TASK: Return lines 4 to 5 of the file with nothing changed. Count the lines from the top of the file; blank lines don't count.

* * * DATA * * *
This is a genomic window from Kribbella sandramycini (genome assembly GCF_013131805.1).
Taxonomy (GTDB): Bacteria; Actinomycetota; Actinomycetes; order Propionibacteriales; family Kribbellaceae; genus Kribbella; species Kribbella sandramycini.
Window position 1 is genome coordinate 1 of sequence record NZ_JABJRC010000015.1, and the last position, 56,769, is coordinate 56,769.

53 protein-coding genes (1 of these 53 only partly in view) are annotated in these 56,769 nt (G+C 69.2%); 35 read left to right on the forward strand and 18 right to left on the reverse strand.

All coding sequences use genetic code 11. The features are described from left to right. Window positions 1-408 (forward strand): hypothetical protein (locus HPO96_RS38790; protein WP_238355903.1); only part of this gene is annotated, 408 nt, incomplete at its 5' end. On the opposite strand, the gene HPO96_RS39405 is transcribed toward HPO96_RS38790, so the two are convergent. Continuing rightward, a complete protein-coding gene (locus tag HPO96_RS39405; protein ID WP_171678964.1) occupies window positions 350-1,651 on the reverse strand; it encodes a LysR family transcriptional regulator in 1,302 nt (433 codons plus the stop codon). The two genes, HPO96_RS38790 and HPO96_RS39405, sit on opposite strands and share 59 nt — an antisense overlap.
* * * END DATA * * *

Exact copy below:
53 protein-coding genes (1 of these 53 only partly in view) are annotated in these 56,769 nt (G+C 69.2%); 35 read left to right on the forward strand and 18 right to left on the reverse strand.

All coding sequences use genetic code 11. The features are described from left to right. Window positions 1-408 (forward strand): hypothetical protein (locus HPO96_RS38790; protein WP_238355903.1); only part of this gene is annotated, 408 nt, incomplete at its 5' end. On the opposite strand, the gene HPO96_RS39405 is transcribed toward HPO96_RS38790, so the two are convergent. Continuing rightward, a complete protein-coding gene (locus tag HPO96_RS39405; protein ID WP_171678964.1) occupies window positions 350-1,651 on the reverse strand; it encodes a LysR family transcriptional regulator in 1,302 nt (433 codons plus the stop codon). The two genes, HPO96_RS38790 and HPO96_RS39405, sit on opposite strands and share 59 nt — an antisense overlap.